Competition: Good. Regulation: Bad.

Ever wonder why health insurance costs so much?

Sally Pipes of the Pacific Research Institute has some information for you about insurance regulation and the power of free markets: O’s Rx: Break It. Even with the silly title, it’s a must-read.

Here’s a bit of it:

The individual market is where people face the most choices and have the most choice — except in those states with Obama-style regulations. People are spending their own money and so must confront directly the value of more insurance protection versus other uses of their cash. Not surprisingly, they often opt for less generous coverage with less onerous premiums.

To discover this world of choice, just go to Pop in your state, age and gender, and then ponder a myriad of choices to secure protection from catastrophic health expenses, the proper function of insurance.

A 55-year-old man in Allentown, Pa., can choose from 99 plans starting as low as $141 a month for hospital coverage. A zero-deductible HMO plan costs $418 a month. Or he can pick a more flexible PPO, with a higher deductible and pay less monthly out-of-pocket for the premium.

Young people, “the invincibles,” often skip insurance, because they have few assets to protect and little fear of getting sick. The congressional Democrats’ solution is a tax increase by another name: Force employers to keep paying for them on their parents’ expensive plans until age 26.

Yet the market has responded with products targeted at the needs of the young, such as Wellpoint’s Tonik, which offers excellent protection, prescription drugs and preventive care for less than $100 a month for the under-30 set.

So if 50-somethings can get a plan at less than $200 a month and youngsters can sign up for less than $100 a month, where’s the problem? Why, it’s in New York and New Jersey — precisely the states that have adopted Obama-style reform — restricting insurers from charging rates based on age and preventing them from saying no due to poor health.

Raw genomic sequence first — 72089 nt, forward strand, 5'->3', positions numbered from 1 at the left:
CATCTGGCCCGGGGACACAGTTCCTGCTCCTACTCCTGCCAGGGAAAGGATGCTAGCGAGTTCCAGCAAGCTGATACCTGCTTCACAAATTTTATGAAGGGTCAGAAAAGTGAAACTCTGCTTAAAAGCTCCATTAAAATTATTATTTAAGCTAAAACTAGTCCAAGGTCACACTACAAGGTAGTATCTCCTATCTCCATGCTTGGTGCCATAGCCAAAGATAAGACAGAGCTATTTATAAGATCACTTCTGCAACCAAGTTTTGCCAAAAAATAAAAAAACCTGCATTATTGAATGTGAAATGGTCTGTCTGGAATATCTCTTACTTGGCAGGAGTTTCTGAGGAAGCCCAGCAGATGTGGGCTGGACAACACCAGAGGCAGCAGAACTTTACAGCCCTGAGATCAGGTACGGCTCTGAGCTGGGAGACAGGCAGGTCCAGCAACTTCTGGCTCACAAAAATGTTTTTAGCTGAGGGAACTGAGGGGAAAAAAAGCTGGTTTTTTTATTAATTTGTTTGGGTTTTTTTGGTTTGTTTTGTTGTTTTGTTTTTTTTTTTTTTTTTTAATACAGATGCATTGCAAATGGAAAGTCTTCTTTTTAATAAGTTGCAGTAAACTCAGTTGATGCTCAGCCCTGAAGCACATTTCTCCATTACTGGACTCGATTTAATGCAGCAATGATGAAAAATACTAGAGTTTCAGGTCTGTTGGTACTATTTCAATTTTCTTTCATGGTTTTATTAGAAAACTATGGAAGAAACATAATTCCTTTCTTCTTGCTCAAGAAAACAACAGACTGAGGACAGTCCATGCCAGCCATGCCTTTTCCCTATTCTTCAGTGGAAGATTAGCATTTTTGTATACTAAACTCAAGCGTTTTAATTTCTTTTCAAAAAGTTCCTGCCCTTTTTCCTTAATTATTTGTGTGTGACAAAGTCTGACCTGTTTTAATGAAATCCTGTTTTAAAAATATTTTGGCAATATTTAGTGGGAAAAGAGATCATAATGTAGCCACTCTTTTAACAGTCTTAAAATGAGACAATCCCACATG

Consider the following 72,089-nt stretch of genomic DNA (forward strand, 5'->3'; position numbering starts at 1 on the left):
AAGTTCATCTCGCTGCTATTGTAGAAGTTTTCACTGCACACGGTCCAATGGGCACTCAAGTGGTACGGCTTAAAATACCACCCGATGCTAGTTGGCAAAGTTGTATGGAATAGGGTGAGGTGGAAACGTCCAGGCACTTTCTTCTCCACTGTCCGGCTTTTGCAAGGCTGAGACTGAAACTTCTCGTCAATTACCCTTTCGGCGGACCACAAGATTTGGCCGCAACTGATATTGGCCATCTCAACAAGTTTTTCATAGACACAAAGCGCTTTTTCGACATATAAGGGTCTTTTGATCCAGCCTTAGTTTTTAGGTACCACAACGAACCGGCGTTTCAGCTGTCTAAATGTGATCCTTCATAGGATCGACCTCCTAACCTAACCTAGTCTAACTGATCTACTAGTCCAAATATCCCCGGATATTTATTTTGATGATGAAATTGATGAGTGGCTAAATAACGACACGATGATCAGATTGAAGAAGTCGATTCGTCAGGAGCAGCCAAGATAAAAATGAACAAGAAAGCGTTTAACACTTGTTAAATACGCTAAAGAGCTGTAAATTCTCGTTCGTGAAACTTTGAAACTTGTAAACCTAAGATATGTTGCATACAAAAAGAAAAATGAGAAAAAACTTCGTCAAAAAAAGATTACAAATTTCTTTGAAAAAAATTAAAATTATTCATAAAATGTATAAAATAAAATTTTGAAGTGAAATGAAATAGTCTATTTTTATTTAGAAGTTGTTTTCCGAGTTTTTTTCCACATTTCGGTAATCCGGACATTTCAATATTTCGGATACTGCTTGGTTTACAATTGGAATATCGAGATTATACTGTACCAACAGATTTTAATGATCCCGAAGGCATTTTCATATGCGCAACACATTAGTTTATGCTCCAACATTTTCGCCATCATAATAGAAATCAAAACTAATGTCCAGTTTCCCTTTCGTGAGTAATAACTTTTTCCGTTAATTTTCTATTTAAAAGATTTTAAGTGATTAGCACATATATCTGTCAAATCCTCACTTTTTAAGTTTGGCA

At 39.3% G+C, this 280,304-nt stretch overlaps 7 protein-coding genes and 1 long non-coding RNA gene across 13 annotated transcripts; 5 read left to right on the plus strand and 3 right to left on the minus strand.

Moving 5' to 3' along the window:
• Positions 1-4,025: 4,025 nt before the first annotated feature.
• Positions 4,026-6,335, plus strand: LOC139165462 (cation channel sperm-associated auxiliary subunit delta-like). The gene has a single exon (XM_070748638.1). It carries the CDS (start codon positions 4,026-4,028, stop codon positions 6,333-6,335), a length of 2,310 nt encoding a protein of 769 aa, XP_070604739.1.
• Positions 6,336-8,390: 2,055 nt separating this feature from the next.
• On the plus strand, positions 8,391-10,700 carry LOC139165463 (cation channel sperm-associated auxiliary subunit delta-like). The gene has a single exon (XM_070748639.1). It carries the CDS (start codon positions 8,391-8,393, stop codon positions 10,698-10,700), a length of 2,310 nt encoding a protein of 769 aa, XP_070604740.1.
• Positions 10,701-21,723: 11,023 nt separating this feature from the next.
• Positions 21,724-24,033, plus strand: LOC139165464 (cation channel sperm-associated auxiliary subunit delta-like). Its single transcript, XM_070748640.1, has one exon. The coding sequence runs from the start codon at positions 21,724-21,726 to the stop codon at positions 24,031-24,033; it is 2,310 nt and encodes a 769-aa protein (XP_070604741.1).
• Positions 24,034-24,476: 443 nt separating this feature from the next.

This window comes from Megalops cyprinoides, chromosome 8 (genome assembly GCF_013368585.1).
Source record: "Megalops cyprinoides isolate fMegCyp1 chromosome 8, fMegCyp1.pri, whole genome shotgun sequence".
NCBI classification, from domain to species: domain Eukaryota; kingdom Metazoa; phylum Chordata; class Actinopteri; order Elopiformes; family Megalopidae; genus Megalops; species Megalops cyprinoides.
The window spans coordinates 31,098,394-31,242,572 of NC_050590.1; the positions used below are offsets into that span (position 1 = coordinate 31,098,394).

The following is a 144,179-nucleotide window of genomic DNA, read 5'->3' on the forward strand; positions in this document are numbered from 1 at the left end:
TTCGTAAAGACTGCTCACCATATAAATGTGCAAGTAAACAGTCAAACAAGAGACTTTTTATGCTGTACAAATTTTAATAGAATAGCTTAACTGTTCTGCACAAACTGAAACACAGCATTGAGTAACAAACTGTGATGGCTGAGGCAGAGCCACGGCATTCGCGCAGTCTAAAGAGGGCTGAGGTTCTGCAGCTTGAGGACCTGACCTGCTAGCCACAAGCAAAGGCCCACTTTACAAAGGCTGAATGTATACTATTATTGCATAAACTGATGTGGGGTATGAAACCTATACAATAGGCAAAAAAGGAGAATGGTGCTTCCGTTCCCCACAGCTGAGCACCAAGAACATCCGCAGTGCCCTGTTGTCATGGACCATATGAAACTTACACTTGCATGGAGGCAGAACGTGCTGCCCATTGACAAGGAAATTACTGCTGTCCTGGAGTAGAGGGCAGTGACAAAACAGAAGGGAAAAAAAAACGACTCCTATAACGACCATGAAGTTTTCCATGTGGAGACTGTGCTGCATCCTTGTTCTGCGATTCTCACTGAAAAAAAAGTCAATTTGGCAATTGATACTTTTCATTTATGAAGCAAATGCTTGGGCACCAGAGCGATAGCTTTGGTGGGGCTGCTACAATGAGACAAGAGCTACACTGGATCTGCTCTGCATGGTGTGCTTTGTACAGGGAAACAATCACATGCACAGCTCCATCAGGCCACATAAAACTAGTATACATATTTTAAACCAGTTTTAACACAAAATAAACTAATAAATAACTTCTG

Change the zip code from Pennsylvania to neighboring New Jersey, and choice plummets even as the cost per plan skyrockets. In New York, our 55-year-old has only 12 plans to choose from.

The reason is simple: When people can buy fire insurance after their houses are burning, only those with a fire in the attic apply for insurance. Soon, only those who expect a blaze can afford the high premiums.

Massachusetts enacted such a system in April 2006. A CEO of a major health network reports exactly this problem: Despite the state mandate that everyone buy and keep insurance, his company is experiencing a drastic increase in people who purchase new coverage, run up big bills that are fully covered and then drop the plan.

People are simply gaming the system. Since they can acquire insurance any time, regardless of health, why pay the premium in times of good health?

Read it all.

We’ve been hoodwinked into believing that Big Business got us into this mess, and that Big Government Meddling and Regulation will fix it. Sadly, Big Government Meddling and Regulation doesn’t fix anything. In fact, it makes it worse, just about every time.

Free economic markets usually do a pretty good job of sorting these things out. And that is because competition on price is always good for consumers. I.e., us.

Conversely, government regulation tends to limit supply of some essential good or service, and drive individuals and businesses away from that line of work, along with the innovation they may bring.

Limiting supply with constant (or increasing demand) always pushes prices up. Always.

So does artificially increasing demand. That’s how the whole mortgage mess started.

It’s just not smart to ignore the laws of economic markets. And this is true even if—especially if—you don’t understand them, or wish they worked differently.

Via No Left Turns.


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